Is Quarantining Really Necessary?
According to the World Health Organization, the United States has 63,570 confirmed cases of COVID-19 disease as of March 26, 2020. Canada has 3,409, Bermuda has seven, and Guam has 37.* I can only imagine the turmoil in the lives of those who have been affected directly because they or a family member are or have been sick. And it is concerning to know that all of us are at risk.
This hit home when I was under voluntary quarantine after returning from a conference (prior to the current travel restrictions). My self-imposed restrictions came after learning that another attendee of the same event was being tested for the novel coronavirus disease, now called SARS-CoV-2. I did not have symptoms of COVID-19, and praise God the test result was negative, but it was a trying time for many.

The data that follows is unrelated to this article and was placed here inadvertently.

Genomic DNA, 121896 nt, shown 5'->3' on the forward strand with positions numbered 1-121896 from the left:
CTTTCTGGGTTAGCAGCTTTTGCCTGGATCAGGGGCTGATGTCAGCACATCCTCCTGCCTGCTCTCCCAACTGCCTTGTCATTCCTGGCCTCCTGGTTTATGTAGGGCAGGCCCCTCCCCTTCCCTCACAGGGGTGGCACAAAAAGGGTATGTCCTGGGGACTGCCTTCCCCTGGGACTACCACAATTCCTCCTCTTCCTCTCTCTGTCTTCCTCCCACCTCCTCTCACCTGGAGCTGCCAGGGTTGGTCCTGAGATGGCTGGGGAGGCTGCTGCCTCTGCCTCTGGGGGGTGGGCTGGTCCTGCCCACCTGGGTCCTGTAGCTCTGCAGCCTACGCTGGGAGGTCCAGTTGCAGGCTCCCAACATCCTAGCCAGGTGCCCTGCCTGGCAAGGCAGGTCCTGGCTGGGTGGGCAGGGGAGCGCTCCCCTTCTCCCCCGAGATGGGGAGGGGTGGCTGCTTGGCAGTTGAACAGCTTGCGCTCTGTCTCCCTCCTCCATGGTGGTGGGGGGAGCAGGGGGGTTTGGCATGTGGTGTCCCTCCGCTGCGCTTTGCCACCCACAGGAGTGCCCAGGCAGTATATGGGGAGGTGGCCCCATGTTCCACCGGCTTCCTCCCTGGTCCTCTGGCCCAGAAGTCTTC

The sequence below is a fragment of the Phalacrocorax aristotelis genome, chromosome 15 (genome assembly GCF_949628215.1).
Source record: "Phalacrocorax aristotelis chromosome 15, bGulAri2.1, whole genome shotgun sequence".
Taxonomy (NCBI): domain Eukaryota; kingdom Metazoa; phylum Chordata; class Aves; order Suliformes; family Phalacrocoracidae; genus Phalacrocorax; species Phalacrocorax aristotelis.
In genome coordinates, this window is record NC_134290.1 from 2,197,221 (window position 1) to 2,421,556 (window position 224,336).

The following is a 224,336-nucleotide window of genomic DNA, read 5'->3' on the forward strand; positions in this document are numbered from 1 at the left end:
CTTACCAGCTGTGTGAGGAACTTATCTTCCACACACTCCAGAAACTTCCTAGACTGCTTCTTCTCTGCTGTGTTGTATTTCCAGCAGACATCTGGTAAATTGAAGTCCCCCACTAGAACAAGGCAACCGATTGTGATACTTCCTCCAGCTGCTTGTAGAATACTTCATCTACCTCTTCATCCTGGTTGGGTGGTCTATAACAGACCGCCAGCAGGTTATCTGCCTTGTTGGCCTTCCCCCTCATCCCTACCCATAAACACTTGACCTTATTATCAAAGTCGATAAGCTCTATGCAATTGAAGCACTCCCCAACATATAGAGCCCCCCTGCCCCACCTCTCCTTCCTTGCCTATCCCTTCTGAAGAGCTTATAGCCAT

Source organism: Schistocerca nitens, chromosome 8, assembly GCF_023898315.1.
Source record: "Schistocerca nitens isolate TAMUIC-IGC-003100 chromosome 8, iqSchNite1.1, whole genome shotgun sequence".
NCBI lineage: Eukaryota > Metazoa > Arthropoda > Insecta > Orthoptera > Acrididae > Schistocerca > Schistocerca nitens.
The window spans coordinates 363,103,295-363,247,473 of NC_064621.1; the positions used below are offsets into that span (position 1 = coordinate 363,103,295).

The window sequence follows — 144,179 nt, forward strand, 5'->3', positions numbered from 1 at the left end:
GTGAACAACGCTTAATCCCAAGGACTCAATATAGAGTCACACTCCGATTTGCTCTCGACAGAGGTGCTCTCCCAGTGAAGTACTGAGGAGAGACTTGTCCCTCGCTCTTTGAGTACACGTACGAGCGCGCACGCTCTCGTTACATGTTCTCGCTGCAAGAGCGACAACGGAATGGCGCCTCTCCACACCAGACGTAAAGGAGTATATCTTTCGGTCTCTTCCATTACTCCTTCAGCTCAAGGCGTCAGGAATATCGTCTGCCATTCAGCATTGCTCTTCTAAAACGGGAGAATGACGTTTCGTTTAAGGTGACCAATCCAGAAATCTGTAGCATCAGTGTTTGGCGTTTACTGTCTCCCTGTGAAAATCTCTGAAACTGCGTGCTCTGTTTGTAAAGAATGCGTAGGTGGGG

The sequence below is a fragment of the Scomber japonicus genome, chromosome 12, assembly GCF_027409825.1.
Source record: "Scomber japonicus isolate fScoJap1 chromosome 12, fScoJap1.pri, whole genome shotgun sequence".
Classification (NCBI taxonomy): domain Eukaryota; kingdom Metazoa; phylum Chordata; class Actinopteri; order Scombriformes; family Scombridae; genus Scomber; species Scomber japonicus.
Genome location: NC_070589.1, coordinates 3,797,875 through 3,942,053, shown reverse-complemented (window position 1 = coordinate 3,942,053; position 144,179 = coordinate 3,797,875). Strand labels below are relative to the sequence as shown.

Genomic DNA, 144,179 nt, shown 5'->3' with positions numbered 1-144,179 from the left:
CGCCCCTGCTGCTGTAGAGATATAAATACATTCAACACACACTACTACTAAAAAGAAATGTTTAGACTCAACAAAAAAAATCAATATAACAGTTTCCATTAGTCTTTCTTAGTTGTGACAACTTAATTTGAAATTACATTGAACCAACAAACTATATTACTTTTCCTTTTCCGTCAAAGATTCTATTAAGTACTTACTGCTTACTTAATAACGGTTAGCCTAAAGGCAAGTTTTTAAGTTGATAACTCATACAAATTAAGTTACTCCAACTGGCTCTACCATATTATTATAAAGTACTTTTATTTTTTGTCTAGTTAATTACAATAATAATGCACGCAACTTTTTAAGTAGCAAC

What was it like being under quarantine? And looking back, can I say it was necessary? What about social distancing? What’s so important about it?
These are important questions to ask, especially since fewer adults living in the United States are concerned about the COVID-19 disease compared to a few weeks ago. And even in the midst of strong government-mandated closings and restrictions, large crowds continue to gather.
The Novel Coronavirus
Let’s look at what we currently know about the novel coronavirus so we can understand why it is of such great concern. First of all, it is termed “novel” because it was only recently discovered. Prior to December 2019, we did not know this virus existed.
But we have had some experience with some of its relatives. The SARS-CoV virus, which caused the outbreak of Severe Acute Respiratory Syndrome (SARS) in 2002-2003, comes from the same family of viruses. This family also includes MERS-CoV, which lead to an outbreak of the Middle East Respiratory Syndrome (MERS) in 2012. Both of these viruses led to many deaths, but not to the same worldwide extent as the current SARS-CoV-2.